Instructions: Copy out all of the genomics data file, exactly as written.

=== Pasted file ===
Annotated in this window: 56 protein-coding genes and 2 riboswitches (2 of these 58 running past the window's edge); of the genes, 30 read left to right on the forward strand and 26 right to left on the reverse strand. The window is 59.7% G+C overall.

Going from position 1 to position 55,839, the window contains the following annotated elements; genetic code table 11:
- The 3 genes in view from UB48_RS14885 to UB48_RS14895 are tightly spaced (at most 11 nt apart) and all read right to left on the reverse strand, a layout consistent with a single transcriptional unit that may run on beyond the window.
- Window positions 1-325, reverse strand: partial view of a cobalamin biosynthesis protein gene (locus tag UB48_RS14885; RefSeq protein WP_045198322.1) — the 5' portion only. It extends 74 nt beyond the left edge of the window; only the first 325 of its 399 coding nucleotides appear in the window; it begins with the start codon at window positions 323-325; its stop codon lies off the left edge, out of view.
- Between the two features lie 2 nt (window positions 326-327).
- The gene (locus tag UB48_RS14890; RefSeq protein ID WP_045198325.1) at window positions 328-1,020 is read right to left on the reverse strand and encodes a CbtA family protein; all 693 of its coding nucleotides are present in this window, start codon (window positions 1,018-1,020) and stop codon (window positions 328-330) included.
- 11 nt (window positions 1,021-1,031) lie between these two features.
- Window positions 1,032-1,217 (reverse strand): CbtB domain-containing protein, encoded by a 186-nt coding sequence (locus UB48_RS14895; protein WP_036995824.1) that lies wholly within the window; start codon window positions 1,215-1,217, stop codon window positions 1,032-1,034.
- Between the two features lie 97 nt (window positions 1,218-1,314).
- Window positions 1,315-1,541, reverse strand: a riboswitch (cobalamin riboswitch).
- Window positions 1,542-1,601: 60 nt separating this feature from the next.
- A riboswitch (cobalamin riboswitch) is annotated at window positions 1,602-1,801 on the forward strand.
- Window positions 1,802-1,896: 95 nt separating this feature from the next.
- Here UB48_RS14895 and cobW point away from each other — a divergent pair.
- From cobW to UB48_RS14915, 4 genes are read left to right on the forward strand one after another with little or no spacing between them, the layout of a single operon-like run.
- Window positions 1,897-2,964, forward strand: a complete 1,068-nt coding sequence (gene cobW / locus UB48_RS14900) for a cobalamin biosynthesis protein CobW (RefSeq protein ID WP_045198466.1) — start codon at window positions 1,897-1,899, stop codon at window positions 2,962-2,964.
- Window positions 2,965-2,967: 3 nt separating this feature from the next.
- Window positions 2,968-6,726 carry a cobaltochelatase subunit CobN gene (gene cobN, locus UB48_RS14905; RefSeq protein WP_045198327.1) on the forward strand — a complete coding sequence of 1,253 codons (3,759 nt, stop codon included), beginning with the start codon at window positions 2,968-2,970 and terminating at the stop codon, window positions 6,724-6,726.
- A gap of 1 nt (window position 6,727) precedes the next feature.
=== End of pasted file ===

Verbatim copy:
Annotated in this window: 56 protein-coding genes and 2 riboswitches (2 of these 58 running past the window's edge); of the genes, 30 read left to right on the forward strand and 26 right to left on the reverse strand. The window is 59.7% G+C overall.

Going from position 1 to position 55,839, the window contains the following annotated elements; genetic code table 11:
- The 3 genes in view from UB48_RS14885 to UB48_RS14895 are tightly spaced (at most 11 nt apart) and all read right to left on the reverse strand, a layout consistent with a single transcriptional unit that may run on beyond the window.
- Window positions 1-325, reverse strand: partial view of a cobalamin biosynthesis protein gene (locus tag UB48_RS14885; RefSeq protein WP_045198322.1) — the 5' portion only. It extends 74 nt beyond the left edge of the window; only the first 325 of its 399 coding nucleotides appear in the window; it begins with the start codon at window positions 323-325; its stop codon lies off the left edge, out of view.
- Between the two features lie 2 nt (window positions 326-327).
- The gene (locus tag UB48_RS14890; RefSeq protein ID WP_045198325.1) at window positions 328-1,020 is read right to left on the reverse strand and encodes a CbtA family protein; all 693 of its coding nucleotides are present in this window, start codon (window positions 1,018-1,020) and stop codon (window positions 328-330) included.
- 11 nt (window positions 1,021-1,031) lie between these two features.
- Window positions 1,032-1,217 (reverse strand): CbtB domain-containing protein, encoded by a 186-nt coding sequence (locus UB48_RS14895; protein WP_036995824.1) that lies wholly within the window; start codon window positions 1,215-1,217, stop codon window positions 1,032-1,034.
- Between the two features lie 97 nt (window positions 1,218-1,314).
- Window positions 1,315-1,541, reverse strand: a riboswitch (cobalamin riboswitch).
- Window positions 1,542-1,601: 60 nt separating this feature from the next.
- A riboswitch (cobalamin riboswitch) is annotated at window positions 1,602-1,801 on the forward strand.
- Window positions 1,802-1,896: 95 nt separating this feature from the next.
- Here UB48_RS14895 and cobW point away from each other — a divergent pair.
- From cobW to UB48_RS14915, 4 genes are read left to right on the forward strand one after another with little or no spacing between them, the layout of a single operon-like run.
- Window positions 1,897-2,964, forward strand: a complete 1,068-nt coding sequence (gene cobW / locus UB48_RS14900) for a cobalamin biosynthesis protein CobW (RefSeq protein ID WP_045198466.1) — start codon at window positions 1,897-1,899, stop codon at window positions 2,962-2,964.
- Window positions 2,965-2,967: 3 nt separating this feature from the next.
- Window positions 2,968-6,726 carry a cobaltochelatase subunit CobN gene (gene cobN, locus UB48_RS14905; RefSeq protein WP_045198327.1) on the forward strand — a complete coding sequence of 1,253 codons (3,759 nt, stop codon included), beginning with the start codon at window positions 2,968-2,970 and terminating at the stop codon, window positions 6,724-6,726.
- A gap of 1 nt (window position 6,727) precedes the next feature.